Which Joe gave his name to ‘sloppy joes’? We look at five interesting sandwiches and their lexical origins.
A country dance that starts with four couples facing one another in a square, with the steps and movements shouted out by a caller.
- ‘More than half the states have designated a state dance or folk dance, and it is the same one, the square dance.’
- ‘Once a year, they close the place down and have a square dance in the main street.’
- ‘She looked like she had just stepped out of a square dance, boots and all.’
- ‘At a dude ranch, you can enjoy home cooked meals, cookouts, wagon rides, fishing, and square dances.’
- ‘We wanted to do a square dance too but we couldn't find a caller.’
verb[NO OBJECT]often as noun square dancing
Participate in a square dance.
- ‘The traditional music of white Australia and ‘bush dancing,’ which has been described as similar to square-dancing without a caller, are also popular.’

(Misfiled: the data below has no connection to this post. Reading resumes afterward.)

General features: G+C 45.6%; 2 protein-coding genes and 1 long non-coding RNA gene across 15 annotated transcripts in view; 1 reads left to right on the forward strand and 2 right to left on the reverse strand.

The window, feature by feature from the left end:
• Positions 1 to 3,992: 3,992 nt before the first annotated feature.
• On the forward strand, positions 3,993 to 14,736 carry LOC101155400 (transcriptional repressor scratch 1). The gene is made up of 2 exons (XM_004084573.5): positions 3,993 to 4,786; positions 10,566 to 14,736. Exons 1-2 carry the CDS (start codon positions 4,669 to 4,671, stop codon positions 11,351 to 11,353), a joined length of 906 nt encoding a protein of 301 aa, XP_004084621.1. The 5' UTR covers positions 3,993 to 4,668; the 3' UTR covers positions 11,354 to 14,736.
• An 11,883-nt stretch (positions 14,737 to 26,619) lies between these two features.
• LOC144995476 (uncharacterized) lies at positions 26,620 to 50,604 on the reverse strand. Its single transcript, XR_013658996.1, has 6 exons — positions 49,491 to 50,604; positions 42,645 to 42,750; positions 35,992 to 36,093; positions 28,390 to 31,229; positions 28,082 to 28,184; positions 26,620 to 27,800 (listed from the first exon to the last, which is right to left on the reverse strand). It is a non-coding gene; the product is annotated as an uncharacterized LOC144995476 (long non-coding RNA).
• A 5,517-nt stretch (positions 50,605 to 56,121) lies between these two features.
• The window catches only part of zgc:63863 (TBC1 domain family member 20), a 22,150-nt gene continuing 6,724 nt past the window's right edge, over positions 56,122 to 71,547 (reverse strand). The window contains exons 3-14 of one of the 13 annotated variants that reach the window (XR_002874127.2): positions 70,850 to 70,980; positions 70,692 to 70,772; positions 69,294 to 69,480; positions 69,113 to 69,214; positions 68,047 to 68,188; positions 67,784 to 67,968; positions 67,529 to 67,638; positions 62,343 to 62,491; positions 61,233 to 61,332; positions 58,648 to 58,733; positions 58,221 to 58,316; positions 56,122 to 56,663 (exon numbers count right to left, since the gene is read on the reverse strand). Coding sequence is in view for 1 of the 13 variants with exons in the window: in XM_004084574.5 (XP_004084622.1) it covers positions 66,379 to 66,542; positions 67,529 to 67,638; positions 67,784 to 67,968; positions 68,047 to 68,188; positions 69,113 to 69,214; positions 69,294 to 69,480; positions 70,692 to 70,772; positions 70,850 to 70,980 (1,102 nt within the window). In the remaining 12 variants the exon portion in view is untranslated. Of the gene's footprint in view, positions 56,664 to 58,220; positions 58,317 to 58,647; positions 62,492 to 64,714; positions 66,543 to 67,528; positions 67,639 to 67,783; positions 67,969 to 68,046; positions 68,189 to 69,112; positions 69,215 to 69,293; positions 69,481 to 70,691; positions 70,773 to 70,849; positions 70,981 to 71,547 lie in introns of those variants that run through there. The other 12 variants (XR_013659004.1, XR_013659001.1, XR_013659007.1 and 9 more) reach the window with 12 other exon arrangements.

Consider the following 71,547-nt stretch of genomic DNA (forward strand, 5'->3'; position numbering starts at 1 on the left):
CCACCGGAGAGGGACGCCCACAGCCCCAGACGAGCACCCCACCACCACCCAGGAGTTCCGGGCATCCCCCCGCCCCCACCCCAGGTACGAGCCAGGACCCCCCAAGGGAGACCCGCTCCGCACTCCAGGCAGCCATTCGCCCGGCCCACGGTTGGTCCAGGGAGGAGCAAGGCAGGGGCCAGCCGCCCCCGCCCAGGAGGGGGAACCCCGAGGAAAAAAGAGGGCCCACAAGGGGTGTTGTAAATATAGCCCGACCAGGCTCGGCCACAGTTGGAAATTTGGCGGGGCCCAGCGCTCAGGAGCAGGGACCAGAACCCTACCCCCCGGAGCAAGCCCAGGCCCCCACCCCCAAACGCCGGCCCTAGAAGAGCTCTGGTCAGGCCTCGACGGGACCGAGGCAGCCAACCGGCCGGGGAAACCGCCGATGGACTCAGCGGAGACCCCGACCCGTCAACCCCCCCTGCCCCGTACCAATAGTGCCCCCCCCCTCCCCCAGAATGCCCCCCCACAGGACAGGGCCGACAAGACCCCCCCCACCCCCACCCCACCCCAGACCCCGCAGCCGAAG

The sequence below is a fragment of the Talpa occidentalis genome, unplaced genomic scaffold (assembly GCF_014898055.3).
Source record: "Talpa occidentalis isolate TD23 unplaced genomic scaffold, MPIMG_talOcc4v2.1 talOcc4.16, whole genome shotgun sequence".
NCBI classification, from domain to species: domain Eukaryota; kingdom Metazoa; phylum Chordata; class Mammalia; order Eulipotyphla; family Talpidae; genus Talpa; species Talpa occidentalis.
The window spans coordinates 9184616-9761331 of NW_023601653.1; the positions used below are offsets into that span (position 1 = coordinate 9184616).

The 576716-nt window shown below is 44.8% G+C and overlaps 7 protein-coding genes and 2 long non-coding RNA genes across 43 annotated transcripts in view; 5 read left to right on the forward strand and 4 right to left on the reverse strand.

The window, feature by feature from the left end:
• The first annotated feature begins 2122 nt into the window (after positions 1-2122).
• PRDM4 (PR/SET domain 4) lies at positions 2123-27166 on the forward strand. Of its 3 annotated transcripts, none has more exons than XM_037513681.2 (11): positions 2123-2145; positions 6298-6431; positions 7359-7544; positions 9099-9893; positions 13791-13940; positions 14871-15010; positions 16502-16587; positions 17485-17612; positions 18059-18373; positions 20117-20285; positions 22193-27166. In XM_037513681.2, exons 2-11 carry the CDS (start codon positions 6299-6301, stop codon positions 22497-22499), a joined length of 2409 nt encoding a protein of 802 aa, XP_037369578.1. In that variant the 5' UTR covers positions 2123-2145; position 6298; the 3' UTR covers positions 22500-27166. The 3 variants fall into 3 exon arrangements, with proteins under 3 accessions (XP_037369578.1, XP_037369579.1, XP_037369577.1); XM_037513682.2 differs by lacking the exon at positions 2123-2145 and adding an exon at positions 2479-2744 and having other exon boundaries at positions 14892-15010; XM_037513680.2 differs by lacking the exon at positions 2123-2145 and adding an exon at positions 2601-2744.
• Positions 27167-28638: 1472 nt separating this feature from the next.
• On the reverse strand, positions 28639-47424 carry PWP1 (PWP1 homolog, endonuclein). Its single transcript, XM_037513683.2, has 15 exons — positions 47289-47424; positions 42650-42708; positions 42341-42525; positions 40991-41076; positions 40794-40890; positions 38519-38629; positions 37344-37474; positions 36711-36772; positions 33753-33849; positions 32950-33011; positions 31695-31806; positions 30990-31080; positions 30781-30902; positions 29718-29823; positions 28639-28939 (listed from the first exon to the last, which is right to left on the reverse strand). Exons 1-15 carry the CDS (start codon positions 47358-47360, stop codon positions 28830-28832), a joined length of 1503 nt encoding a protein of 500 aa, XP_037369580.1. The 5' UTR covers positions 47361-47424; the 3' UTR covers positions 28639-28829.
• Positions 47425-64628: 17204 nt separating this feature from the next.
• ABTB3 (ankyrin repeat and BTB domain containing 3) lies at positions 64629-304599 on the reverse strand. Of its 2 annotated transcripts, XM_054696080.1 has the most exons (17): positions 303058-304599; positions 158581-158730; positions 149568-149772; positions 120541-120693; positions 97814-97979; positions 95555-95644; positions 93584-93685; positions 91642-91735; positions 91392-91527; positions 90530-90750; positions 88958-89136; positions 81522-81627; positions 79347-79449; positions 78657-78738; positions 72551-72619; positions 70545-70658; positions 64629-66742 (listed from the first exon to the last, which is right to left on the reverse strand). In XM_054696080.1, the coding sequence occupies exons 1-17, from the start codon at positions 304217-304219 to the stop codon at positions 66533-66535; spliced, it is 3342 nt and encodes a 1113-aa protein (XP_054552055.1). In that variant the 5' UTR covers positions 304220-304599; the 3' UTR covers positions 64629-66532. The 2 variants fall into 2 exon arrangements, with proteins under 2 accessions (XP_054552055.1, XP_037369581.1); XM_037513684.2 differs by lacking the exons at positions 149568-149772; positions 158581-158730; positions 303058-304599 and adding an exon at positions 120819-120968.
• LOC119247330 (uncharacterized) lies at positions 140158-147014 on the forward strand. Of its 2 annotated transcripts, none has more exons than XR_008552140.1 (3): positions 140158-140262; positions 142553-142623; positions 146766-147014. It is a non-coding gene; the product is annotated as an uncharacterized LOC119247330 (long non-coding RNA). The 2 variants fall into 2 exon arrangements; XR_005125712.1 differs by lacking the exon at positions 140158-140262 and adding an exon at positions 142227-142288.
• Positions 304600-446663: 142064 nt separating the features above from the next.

- ‘The only thing the public school system taught me in junior high was how to square dance.’
- ‘One committee member's love of square-dancing sparked an idea to form a square-dancing club that will perform during the celebrations.’
- ‘He participated in the students' social life, going to their parties and inviting them to his home for square dancing.’
- ‘It was an upbeat country song, and Zack was trying to teach Tanya how to square dance.’
We take a look at several popular, though confusing, punctuation marks.
From Afghanistan to Zimbabwe, discover surprising and intriguing language facts from around the globe.
The definitions of ‘buddy’ and ‘bro’ in the OED have recently been revised. We explore their history and increase in popularity.